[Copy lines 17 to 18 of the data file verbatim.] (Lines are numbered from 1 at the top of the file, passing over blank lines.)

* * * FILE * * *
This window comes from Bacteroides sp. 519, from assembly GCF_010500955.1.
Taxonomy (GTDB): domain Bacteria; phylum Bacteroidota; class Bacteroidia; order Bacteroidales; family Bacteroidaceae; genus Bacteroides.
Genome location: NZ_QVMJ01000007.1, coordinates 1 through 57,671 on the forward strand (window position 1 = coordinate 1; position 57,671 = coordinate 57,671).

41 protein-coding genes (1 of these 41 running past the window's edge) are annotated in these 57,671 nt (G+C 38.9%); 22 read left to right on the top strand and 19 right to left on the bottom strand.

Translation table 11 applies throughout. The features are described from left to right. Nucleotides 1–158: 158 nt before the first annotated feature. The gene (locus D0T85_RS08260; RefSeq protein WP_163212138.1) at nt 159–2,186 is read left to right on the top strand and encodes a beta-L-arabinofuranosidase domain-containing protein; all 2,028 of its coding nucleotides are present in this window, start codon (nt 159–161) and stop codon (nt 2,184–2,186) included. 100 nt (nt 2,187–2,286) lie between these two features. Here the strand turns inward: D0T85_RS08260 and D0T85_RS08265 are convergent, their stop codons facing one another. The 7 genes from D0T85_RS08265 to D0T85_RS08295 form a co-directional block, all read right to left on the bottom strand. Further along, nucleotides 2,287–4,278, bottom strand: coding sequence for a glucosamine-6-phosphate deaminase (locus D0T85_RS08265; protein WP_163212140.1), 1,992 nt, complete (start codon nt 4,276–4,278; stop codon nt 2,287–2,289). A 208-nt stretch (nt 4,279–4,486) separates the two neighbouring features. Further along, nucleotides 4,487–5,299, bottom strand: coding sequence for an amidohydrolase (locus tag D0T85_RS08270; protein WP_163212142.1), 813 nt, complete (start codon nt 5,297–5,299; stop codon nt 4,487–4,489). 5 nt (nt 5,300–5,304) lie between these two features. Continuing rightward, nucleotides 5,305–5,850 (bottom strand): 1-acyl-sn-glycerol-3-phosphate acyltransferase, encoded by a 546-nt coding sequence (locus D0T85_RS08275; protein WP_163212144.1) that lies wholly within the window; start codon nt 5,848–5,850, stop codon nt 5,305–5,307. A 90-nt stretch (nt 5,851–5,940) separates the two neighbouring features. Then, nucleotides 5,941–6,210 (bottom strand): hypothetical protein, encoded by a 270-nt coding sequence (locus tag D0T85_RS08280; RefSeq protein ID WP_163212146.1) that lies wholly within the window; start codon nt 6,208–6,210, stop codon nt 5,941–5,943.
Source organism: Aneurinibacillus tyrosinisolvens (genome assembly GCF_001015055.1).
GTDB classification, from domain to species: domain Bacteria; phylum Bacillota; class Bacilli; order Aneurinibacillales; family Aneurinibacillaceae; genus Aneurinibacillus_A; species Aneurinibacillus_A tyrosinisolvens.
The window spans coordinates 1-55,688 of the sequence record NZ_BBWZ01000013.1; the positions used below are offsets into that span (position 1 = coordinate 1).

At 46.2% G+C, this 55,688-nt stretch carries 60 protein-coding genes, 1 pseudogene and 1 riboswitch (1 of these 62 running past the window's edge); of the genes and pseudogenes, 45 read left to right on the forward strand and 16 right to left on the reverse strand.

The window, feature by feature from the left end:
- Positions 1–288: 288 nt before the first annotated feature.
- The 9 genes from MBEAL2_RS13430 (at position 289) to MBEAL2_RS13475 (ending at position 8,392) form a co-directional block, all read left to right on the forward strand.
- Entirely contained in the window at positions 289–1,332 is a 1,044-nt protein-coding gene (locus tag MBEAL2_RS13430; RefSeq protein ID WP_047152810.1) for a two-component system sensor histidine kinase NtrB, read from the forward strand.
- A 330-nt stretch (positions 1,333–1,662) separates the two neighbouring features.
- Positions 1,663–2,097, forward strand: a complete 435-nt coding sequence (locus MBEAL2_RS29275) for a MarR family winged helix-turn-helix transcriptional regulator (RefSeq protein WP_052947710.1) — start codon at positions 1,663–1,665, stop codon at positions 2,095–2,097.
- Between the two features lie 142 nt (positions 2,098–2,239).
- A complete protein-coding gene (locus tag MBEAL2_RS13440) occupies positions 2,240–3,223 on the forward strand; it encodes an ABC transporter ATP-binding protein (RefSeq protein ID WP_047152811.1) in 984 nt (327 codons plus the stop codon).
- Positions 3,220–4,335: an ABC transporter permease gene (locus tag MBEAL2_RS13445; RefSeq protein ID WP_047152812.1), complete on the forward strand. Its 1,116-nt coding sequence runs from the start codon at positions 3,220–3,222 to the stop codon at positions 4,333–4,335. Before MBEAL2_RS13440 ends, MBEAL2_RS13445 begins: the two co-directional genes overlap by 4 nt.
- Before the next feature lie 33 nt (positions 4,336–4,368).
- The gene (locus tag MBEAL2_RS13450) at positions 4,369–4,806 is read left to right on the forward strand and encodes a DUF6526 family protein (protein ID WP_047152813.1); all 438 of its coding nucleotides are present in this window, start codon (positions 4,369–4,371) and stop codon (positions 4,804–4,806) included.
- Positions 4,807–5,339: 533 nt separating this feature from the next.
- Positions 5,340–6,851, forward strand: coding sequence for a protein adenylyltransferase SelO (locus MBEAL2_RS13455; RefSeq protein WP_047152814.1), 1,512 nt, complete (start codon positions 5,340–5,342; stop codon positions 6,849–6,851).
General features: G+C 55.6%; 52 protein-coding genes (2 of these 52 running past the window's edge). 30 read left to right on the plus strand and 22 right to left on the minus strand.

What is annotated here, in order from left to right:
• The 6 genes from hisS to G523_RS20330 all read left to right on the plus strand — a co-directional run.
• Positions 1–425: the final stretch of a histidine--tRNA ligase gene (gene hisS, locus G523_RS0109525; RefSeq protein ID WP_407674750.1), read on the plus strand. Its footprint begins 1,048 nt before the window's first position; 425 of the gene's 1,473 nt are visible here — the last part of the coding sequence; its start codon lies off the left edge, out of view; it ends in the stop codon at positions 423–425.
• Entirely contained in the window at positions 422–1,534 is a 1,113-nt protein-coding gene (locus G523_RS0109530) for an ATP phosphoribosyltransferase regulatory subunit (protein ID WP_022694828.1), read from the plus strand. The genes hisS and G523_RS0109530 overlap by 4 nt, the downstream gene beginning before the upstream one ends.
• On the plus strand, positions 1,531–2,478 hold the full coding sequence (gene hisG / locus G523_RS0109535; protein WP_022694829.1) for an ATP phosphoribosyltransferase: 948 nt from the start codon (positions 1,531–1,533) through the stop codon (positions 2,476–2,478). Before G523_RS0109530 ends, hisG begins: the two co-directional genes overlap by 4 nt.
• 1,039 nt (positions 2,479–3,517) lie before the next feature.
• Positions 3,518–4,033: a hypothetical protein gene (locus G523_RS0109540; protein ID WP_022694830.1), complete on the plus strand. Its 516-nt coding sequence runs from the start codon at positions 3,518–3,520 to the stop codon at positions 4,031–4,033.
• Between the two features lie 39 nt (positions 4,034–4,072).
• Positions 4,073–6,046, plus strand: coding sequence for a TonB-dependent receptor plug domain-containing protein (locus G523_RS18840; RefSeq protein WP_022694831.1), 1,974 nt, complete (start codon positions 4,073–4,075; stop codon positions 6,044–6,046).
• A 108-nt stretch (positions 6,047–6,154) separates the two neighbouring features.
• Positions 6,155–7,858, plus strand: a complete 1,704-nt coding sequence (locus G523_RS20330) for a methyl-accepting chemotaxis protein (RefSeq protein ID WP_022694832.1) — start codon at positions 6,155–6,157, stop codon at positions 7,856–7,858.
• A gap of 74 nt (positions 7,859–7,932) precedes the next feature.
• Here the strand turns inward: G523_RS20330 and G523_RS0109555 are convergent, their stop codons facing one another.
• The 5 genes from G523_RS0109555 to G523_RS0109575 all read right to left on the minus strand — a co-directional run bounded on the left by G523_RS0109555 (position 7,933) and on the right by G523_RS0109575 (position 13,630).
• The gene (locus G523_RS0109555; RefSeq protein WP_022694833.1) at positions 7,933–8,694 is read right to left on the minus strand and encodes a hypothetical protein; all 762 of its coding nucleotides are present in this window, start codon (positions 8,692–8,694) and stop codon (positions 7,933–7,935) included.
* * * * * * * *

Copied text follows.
- A complete protein-coding gene (locus tag MBEAL2_RS13440) occupies positions 2,240–3,223 on the forward strand; it encodes an ABC transporter ATP-binding protein (RefSeq protein ID WP_047152811.1) in 984 nt (327 codons plus the stop codon).
- Positions 3,220–4,335: an ABC transporter permease gene (locus tag MBEAL2_RS13445; RefSeq protein ID WP_047152812.1), complete on the forward strand. Its 1,116-nt coding sequence runs from the start codon at positions 3,220–3,222 to the stop codon at positions 4,333–4,335. Before MBEAL2_RS13440 ends, MBEAL2_RS13445 begins: the two co-directional genes overlap by 4 nt.